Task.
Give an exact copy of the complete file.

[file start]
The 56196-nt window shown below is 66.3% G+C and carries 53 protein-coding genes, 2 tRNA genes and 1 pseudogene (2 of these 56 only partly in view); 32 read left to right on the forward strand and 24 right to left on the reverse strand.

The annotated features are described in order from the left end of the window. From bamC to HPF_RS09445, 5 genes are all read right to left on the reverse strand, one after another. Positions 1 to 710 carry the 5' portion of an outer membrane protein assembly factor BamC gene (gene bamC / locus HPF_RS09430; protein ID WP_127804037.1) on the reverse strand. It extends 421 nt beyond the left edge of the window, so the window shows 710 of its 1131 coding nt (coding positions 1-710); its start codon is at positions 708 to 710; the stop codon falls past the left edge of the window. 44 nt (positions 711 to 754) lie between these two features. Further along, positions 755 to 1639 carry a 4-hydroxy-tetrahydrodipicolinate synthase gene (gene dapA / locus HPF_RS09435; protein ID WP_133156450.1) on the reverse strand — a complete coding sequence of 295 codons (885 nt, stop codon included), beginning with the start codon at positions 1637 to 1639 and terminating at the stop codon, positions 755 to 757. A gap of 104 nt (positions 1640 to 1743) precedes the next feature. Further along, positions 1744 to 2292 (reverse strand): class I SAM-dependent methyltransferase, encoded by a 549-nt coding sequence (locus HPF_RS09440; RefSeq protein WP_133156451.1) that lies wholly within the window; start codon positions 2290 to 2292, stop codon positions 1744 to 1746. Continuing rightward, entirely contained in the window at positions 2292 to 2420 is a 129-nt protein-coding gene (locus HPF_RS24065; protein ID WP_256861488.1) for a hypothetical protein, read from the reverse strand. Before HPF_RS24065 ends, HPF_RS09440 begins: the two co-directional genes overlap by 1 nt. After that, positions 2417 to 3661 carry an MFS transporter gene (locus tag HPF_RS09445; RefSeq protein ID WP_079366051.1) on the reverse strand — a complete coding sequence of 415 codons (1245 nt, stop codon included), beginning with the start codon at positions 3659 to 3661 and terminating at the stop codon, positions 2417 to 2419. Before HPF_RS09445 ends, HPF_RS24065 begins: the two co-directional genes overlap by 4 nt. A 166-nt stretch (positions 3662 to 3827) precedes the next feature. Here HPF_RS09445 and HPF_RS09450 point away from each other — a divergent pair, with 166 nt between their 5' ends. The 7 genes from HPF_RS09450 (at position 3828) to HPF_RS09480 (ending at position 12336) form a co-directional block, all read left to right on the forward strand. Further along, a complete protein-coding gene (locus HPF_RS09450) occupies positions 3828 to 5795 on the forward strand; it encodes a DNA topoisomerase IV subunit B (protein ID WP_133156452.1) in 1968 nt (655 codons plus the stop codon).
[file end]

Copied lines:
The 56196-nt window shown below is 66.3% G+C and carries 53 protein-coding genes, 2 tRNA genes and 1 pseudogene (2 of these 56 only partly in view); 32 read left to right on the forward strand and 24 right to left on the reverse strand.

The annotated features are described in order from the left end of the window. From bamC to HPF_RS09445, 5 genes are all read right to left on the reverse strand, one after another. Positions 1 to 710 carry the 5' portion of an outer membrane protein assembly factor BamC gene (gene bamC / locus HPF_RS09430; protein ID WP_127804037.1) on the reverse strand. It extends 421 nt beyond the left edge of the window, so the window shows 710 of its 1131 coding nt (coding positions 1-710); its start codon is at positions 708 to 710; the stop codon falls past the left edge of the window. 44 nt (positions 711 to 754) lie between these two features. Further along, positions 755 to 1639 carry a 4-hydroxy-tetrahydrodipicolinate synthase gene (gene dapA / locus HPF_RS09435; protein ID WP_133156450.1) on the reverse strand — a complete coding sequence of 295 codons (885 nt, stop codon included), beginning with the start codon at positions 1637 to 1639 and terminating at the stop codon, positions 755 to 757. A gap of 104 nt (positions 1640 to 1743) precedes the next feature. Further along, positions 1744 to 2292 (reverse strand): class I SAM-dependent methyltransferase, encoded by a 549-nt coding sequence (locus HPF_RS09440; RefSeq protein WP_133156451.1) that lies wholly within the window; start codon positions 2290 to 2292, stop codon positions 1744 to 1746. Continuing rightward, entirely contained in the window at positions 2292 to 2420 is a 129-nt protein-coding gene (locus HPF_RS24065; protein ID WP_256861488.1) for a hypothetical protein, read from the reverse strand. Before HPF_RS24065 ends, HPF_RS09440 begins: the two co-directional genes overlap by 1 nt. After that, positions 2417 to 3661 carry an MFS transporter gene (locus tag HPF_RS09445; RefSeq protein ID WP_079366051.1) on the reverse strand — a complete coding sequence of 415 codons (1245 nt, stop codon included), beginning with the start codon at positions 3659 to 3661 and terminating at the stop codon, positions 2417 to 2419. Before HPF_RS09445 ends, HPF_RS24065 begins: the two co-directional genes overlap by 4 nt. A 166-nt stretch (positions 3662 to 3827) precedes the next feature. Here HPF_RS09445 and HPF_RS09450 point away from each other — a divergent pair, with 166 nt between their 5' ends. The 7 genes from HPF_RS09450 (at position 3828) to HPF_RS09480 (ending at position 12336) form a co-directional block, all read left to right on the forward strand. Further along, a complete protein-coding gene (locus HPF_RS09450) occupies positions 3828 to 5795 on the forward strand; it encodes a DNA topoisomerase IV subunit B (protein ID WP_133156452.1) in 1968 nt (655 codons plus the stop codon).